Spiral CT Lung Ca Screening Specific, Sensitive, Cost-Effective

Oncology NEWS International Vol 9 No 9, Volume 9, Issue 9

WASHINGTON-When used to diagnose early lung cancer, low-dose spiral CT scanning has a high specificity-as well as high sensitivity-and it is cost-effective, according to as-yet-unpublished data from the New York City-based Early Lung Cancer Action Program (ELCAP). Moreover, the technique can diagnose emphysema at an earlier stage than existing tests, which has helped smokers in the study to stop.

WASHINGTON—When used to diagnose early lung cancer, low-dose spiral CT scanning has a high specificity—as well as high sensitivity—and it is cost-effective, according to as-yet-unpublished data from the New York City-based Early Lung Cancer Action Program (ELCAP). Moreover, the technique can diagnose emphysema at an earlier stage than existing tests, which has helped smokers in the study to stop.

“We think that screening saves lives of former smokers and current smokers,” said Claudia I. Henschke, MD, PhD, professor of radiology, Cornell University’s Weill Medical College, and director of chest imaging, New York Presbyterian Hospital. “It is cost-effective, and it encourages smoking cessation and should be combined with smoking cessation. That combination will be even more cost-effective.”

ELCAP enrolled 1,000 men and women age 60 or older who had smoked at least a pack of cigarettes a day for 10 years or two packs a day for 5 years. Dr. Henschke and her colleagues reported findings from the first year of the study in 1999.

Their report set off what some have called call the “spiral CT rush,” as many radiology centers “rushed” to offer the test to smokers and former smokers as a way of diagnosing early lung cancer.

Dr. Henschke described some data from the study’s second year at a conference on reducing lung cancer mortality sponsored by the Cancer Research Foundation of America and the Roy Castle International Center for Lung Cancer Research, Liverpool, England.

The ELCAP team initially reported that 233 of the people scanned had suspicious lesions, defined as one to six noncalcified nodules (see Figures 1-3). Of these 233 patients, 27 were diagnosed with lung cancer, and of those who were staged, 85% were found to have stage I disease.

“That’s a marked reversal to the 8% that is found in the United States currently,” Dr. Henschke said. “The study clearly demonstrated that spiral CT can pick up lung tumors when they are small and treatment offers the greatest chance of survival.”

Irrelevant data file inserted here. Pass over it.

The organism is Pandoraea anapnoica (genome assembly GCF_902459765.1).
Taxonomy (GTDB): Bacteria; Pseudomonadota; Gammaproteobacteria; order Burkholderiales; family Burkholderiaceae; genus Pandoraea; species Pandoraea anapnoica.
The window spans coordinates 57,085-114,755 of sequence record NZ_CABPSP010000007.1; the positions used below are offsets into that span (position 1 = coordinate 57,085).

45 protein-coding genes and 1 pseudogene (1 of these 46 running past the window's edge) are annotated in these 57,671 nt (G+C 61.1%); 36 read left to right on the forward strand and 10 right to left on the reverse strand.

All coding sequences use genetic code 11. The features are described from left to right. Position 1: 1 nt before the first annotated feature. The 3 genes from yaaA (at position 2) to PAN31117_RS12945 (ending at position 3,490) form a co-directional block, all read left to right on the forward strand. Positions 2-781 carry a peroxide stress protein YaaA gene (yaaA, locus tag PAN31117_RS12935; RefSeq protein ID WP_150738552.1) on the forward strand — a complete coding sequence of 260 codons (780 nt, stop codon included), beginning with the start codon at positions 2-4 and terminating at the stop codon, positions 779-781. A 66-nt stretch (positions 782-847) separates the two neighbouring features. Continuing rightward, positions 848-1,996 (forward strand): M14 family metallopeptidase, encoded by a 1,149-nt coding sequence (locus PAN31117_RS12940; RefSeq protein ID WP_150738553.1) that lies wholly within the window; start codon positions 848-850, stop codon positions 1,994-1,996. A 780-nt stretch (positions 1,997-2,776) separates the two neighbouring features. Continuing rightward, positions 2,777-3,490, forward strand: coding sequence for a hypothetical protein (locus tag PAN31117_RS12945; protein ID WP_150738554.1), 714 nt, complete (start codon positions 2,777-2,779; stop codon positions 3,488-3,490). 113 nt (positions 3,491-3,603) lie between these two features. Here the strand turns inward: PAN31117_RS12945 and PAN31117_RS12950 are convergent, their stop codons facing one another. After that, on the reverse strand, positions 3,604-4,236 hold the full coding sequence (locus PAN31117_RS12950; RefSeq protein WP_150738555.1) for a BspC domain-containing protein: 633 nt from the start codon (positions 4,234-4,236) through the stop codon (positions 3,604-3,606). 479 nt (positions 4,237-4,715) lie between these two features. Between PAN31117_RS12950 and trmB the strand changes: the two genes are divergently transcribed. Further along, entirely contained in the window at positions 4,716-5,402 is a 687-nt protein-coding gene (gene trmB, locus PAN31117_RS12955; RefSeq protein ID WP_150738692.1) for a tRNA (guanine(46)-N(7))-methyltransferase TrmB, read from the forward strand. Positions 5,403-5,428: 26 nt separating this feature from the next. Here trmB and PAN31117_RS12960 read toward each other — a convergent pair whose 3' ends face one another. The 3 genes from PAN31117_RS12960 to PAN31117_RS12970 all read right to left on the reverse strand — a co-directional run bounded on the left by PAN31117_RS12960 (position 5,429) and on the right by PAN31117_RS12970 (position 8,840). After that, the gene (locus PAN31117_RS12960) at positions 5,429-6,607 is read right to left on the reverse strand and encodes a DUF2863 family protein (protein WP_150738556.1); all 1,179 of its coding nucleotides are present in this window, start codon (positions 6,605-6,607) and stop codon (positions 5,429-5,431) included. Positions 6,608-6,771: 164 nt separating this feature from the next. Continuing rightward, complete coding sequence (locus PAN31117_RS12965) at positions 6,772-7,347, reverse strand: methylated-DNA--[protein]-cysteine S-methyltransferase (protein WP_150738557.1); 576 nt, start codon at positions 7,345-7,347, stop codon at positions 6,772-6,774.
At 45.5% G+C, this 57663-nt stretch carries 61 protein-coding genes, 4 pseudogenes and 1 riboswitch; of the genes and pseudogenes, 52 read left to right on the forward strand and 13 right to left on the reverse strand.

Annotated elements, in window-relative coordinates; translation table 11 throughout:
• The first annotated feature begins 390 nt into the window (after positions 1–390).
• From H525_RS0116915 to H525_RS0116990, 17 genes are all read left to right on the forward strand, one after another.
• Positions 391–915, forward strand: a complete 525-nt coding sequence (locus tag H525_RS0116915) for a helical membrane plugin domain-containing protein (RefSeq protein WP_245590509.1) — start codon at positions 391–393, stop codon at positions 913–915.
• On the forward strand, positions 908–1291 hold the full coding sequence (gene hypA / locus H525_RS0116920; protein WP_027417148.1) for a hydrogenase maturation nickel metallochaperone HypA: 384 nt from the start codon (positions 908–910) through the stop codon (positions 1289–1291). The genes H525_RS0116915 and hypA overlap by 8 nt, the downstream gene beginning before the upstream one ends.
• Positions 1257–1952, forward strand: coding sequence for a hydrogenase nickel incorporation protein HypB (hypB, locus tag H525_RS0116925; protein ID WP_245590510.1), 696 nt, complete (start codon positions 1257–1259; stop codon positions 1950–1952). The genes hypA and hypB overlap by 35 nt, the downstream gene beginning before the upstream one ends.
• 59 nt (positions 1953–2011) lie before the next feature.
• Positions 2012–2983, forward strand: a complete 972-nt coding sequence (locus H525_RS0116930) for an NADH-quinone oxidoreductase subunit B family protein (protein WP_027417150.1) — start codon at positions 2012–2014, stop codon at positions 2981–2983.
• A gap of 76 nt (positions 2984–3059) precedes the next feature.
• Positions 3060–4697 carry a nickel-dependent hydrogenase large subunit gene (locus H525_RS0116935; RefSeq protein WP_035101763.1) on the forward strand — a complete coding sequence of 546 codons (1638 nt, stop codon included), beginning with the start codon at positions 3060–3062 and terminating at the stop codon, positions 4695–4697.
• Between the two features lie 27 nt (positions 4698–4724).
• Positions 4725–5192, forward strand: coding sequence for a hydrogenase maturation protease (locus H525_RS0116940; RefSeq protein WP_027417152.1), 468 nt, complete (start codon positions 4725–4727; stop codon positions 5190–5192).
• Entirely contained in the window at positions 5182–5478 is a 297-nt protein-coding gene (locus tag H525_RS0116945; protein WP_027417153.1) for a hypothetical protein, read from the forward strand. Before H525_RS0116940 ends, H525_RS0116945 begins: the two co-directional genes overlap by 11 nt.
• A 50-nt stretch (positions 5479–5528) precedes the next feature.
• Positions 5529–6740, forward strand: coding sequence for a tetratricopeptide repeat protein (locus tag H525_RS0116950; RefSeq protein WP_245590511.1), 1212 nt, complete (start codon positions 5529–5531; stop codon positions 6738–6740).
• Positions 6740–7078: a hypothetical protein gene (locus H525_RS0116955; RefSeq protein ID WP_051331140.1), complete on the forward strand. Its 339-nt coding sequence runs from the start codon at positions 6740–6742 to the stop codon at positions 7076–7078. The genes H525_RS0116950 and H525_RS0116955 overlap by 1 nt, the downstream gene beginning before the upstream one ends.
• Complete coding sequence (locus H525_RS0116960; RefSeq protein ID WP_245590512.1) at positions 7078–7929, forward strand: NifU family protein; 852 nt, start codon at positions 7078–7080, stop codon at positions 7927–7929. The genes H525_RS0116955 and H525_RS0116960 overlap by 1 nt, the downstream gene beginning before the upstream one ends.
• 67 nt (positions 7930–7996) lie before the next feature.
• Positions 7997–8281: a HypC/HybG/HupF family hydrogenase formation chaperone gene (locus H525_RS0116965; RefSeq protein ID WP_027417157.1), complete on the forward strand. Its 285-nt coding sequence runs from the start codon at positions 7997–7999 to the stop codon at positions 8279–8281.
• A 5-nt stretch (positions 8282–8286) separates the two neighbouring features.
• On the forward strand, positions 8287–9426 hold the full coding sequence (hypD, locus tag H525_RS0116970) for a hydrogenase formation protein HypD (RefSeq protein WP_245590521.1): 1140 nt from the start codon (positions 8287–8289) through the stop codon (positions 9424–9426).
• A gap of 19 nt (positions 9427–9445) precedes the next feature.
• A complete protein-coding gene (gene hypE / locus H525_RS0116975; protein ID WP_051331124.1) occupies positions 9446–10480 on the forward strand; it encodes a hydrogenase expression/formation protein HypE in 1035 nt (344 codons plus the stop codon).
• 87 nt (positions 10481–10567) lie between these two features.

She and her colleagues are now beginning a much larger New York City and state ELCAP study that will enroll 10,000 high-risk subjects at up to 12 centers. In addition, more than 10,000 subjects at 10 centers will be enrolled in the International Collaboration to Screen for Lung Cancer. The international study will have somewhat more flexible entry criteria than ELCAP in terms of age, she noted.

Repeat Screening

ELCAP participants were rescanned 1 year after their initial spiral CT screening. “The key thing in the screening program is what happens on annual repeat, not so much on baseline,” Dr. Henschke said. “On annual repeat, this really becomes a terrific test.”

Team members found that 1.5% of those rescreened had new noncalcified nodules, many of them being small focal infections, which were treated with antibiotics and resolved. As expected, a larger percentage of nodules found on repeat examination—41%—were cancerous, and 83% of those were stage I.

“So now it becomes a highly specific test, about 98% specific, as well as being highly sensitive,” Dr. Henschke said.

Evidence supports lung cancer screening as being cost-effective, she added, citing a study reported in the May issue of the Canadian Medical Journal. That study showed annual screening costs with low-dose spiral CT of between $5,000 and $10,000 per life-year saved.

“We’ve shown that baseline screening costs only about $1,000 per life-year saved because we’re finding many more cancers at baseline than on annual repeat,” she said.

Benefits of Resection

The ELCAP team addressed the issue of whether early tumors picked up by spiral CT scanning are actually deadly. To do that, they examined data from the National Cancer Institute’s Surveillance, Epidemiology, and End Results (SEER) program on the survival rates of stage I lung cancer patients who had undergone full resection, partial resection, or no resection, a category that included people who underwent radiotherapy or chemotherapy without surgery.